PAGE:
Legislative Assembly for the ACT: 2004 Week 10 Hansard (26 August) . . Page.. 4464..
Document incorporated by the Minister for Urban Services
Earlier this year I requested that a review of Market Renters in Housing ACT be conducted. This review has been conducted by officers from the Department of Housing, Disability and Community Services, Chief Minister's Department and Department of Treasury. The review examines the historical reasons for market renters renting properties, the profile of market renters, the impact of this group on the operations of Housing ACT, policy options for the future treatment of this group, and makes recommendations.
Market Renters are tenants of Housing ACT who do not receive assistance through the granting of a rental rebate. Every State and Territory has market renters within their public housing systems due to security of tenure; however the ACT has historically higher levels due to the role of publicly funded housing in helping establish Canberra as the nation's capital. Due to the need for increased targeting of assistance to individuals and households with high support needs under the 1996 Commonwealth State Housing Agreement (CSHA), the number of market renters has decreased in all jurisdictions, including the ACT. They currently comprise 15% of all tenants compared with 22% in 2001.
Because market renters do not apply for a rental rebate, they are not required to provide household information and hence less information is available from internal data sources than for rebated renters and their households. However, from a comparison of available internal administrative data and the 2001 ABS Census, it is likely that in general market renters may have larger households, more income units within the household and be more likely to be of working age than rebated renters. They are more likely to occupy houses rather than flats and pay on average between $201 to $250 per week in rent. There is considerable movement amongst Housing ACT tenants in terms of their eligibility for a rental rebate; over a three year period around 70% of tenants received a rebate throughout the period, 12% of tenants were market renters throughout the period, and 18% moved between the two groups.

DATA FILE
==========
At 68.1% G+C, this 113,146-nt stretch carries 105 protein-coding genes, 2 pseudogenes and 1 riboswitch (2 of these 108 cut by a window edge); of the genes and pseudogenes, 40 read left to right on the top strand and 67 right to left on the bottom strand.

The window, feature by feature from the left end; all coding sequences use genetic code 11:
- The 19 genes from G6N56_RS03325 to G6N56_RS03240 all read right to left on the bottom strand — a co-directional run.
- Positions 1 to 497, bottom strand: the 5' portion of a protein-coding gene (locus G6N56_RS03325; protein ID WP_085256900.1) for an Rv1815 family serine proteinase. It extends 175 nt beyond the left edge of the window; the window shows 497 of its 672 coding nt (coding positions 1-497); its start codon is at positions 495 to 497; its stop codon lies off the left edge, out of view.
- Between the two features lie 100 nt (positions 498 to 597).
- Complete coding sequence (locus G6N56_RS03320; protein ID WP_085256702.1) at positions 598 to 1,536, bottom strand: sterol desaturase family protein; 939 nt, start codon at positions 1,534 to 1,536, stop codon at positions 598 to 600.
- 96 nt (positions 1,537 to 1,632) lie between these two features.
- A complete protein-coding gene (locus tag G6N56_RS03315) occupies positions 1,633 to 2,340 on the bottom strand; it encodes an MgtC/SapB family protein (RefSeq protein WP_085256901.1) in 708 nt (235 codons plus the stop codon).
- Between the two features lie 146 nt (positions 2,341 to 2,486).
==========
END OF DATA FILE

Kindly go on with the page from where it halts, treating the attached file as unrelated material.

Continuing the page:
Housing ACT is required to charge a private market equivalent rent for a property under the CSHA, and employs an independent professional valuer to calculate them using a 5% sampling method. The Residential Tenancies Act 1997 allows for rents to be altered once a year, with Housing ACT conducting a review each October. The Review considered the current process for valuing the portfolio to be cost effective, with an average cost of $4.50 per house per annum. The process is also considered to produce accurate market rents; this being reflected in the low number of appeals being made concerning rent determinations in the Residential Tenancies Tribunal, and the resulting sales of Housing ACT properties based on these valuations that are consistent with market trends.
In 2003 there were 94 appeals as a result of the annual rent review process. Of these, 36 were denied, 40 were varied (usually by around $5), 6 upheld and a further 6 are still pending.
Housing ACT rents and property prices are consistently in the bottom half of the market; the reasons are the generally lower levels of amenity, fixtures and fittings of the stock, and the dominant role of Housing ACT in providing affordable housing to the bottom two income quintiles in the ACT community.